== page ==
News on Christmas Eve remains focused on two stories: the Target payment card breach, and Reuters' allegation of RSA collusion with NSA to weaken encryption.
Both Target and the banks that issue the affected payment cards are working to contain the damage to consumers' accounts (and their brands' reputations). While PR experts generally give Target's communication with customers high marks, class-action litigation has already begun, and five US states' attorneys general have requested information on the incident. (Indeed, Target has invited all states' attorneys general to a conference call with its corporate counsel.) The US Department of Justice has opened a criminal investigation of the theft. Financial analysts predict the cost of issuing replacement cards will be high.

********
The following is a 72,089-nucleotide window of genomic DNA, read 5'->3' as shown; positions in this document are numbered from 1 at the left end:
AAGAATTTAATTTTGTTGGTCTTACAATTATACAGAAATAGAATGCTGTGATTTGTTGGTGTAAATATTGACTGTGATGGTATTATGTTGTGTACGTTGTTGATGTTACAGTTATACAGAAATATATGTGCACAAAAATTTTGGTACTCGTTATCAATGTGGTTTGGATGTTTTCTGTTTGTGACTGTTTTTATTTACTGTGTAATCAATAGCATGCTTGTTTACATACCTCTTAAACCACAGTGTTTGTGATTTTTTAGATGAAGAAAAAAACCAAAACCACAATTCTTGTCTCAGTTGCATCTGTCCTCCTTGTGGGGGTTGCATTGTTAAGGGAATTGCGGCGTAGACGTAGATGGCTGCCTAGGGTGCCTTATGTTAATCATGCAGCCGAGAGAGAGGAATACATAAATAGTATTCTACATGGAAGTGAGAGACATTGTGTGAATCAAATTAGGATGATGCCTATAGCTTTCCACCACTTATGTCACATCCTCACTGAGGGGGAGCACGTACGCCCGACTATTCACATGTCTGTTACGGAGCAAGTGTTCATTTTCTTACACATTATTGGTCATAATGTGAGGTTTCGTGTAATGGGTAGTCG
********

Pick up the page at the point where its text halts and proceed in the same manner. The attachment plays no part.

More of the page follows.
Two interesting tactical notes emerge from the breach. First, "decoupled debit cards" like Target's own Red Card have turned out to be less interesting to the criminals, and therefore now seem to have a security upside. Such decoupled cards (which draw funds from a separate issuer) had hitherto generally been regarded primarily as low–end bankcard alternatives.
Second, stolen cards are being marketed with the location of the stores where they were used, enabling local (and thus less obviously fraudulent) criminal exploitation.
RSA categorically denies having been paid by NSA to use a knowingly weakened encryption algorithm, but many critics claim that the algorithm in question had been suspect for years. (How much of such criticism depends on hindsight remains unclear.)
Reports claim the Japanese government wants US help developing offensive cyber capabilities.